Thursday, October 01, 2015

Lobbying Zach Wheat in a Letter from Uncle Robbie at REA

In case you don't already know, I absolutely love running into old letters written by former Dodgers'.  Oftentimes, they provide a little glimpse at their personalities, and insight into their character.  Other times, we get a look at what's going on behind the scenes.  Go here to check out all of my previous post on Dodgers' Correspondence.

Above, is a letter currently on auction at REA that I wanted to pass along.  It is written the day after Christmas 1917.  Hall of Fame manager Wilbert "Uncle Robbie" Robinson reaches out to fellow Hall of Famer Zach Wheat about the upcoming season.  Check out the auction here.

In the midst of World War I in Europe and a difficult past year at the turnstiles throughout the league, Robbie does a little bit of contract negotiating on behalf of Charles Ebbets.  After all, of all the players on that club Wheat was the one guy they had to make sure stayed on.  Check it out in full below:
Dear Buck [Wheat's nickname]:

In talking various matters over with Mr. Ebbets a few days ago, he informed me that the club would exercise their options upon the services of all the players on our list and then he would write you asking what salary you expected or should like to have for season of 1918, which will be from April 16th to Sept. 30th, exactly 5 1/2 months: he wants to agree with the players upon a salary which will be fair to the player and to the club. I hope you will be fair in your answer to Mr. Ebbets. You know he was the first who said base ball must continue when others were talking of quitting; neither he nor his partners have hollered "calamity"; but for all that you and I know that base ball conditions were bad all over the country and not likely to be any better in 1918 unless we should get better weather conditions; the weather of 1917 could not be much worse. Mr. E. told me that they would try and meet near as possible the conditions of 1913, which was, he said, the last normal year they had had; the years 1914, 1915, 1916, being covered with high Federal League contracts and 1917 suffering by reason of the World War.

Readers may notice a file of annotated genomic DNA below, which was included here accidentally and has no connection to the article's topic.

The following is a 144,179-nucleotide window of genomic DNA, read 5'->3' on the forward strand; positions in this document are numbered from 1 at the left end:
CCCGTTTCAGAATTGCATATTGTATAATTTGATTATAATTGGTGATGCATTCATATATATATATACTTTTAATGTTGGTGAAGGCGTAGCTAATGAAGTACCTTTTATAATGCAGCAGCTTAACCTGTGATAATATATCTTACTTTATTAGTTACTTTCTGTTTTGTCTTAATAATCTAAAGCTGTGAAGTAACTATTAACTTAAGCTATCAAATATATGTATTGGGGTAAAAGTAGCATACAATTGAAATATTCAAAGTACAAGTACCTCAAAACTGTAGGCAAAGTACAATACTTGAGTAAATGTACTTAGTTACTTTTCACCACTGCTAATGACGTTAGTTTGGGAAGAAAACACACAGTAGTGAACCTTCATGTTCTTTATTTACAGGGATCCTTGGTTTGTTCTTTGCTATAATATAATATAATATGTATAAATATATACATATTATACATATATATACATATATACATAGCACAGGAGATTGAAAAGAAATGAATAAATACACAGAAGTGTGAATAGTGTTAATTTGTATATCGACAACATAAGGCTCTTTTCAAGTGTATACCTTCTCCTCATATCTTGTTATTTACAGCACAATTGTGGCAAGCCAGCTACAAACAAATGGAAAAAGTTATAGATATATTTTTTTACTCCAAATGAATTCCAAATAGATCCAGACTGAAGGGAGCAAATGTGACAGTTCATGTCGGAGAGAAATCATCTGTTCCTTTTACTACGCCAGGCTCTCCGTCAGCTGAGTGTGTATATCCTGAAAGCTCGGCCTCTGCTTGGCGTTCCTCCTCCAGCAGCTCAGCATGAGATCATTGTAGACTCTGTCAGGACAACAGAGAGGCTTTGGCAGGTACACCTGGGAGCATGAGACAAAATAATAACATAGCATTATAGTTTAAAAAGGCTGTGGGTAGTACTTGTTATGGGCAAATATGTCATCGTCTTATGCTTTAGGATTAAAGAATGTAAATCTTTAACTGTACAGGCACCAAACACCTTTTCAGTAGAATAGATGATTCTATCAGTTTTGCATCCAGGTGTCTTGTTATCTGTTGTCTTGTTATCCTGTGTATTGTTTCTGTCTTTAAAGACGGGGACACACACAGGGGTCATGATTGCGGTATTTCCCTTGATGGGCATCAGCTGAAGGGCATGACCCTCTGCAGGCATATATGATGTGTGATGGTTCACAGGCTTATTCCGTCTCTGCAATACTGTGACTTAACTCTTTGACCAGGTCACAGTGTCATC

I hope you will carefully consider all this and too the conditions that confront us in 1918; almost fifty thousand men have been taken by the government out of Brooklyn and more will be drafted in the next few months; so be fair when you write Mr. Ebbets. I am sure he will be fair with you, everything considered.

I want you when you have finally signed your contract to come to me satisfied and work your head off; you know next year all clubs will get a piece of the World's Series; that is, all but the last club; besides, when the war is over and Cadore, Pfeffer and Smith come back to us we will be in a good position to improve our position and with better times get better money.

Contract will be for 5 1/2 months; training about three weeks; this will give you more time at home, but you must do some preliminary training prior to March 19th. 
I find it interesting that during an era when players were roundly beaten up by the owners, Zach Wheat appears to have significant leverage.  He was their top player; therefore their top draw.  Considering, as Robbie mentions above, that a large swath of fans were off to war the Dodgers needed to make sure there was someone on the field the populace would enjoy watching.  Clearly, Wheat was that man, and as the stats tell us he definitely proved to be a keeper.  In 1918 he hit a league leading .335.  Unfortunately, the Robins, as they were known back then, finished the season in 5th place in the National League.

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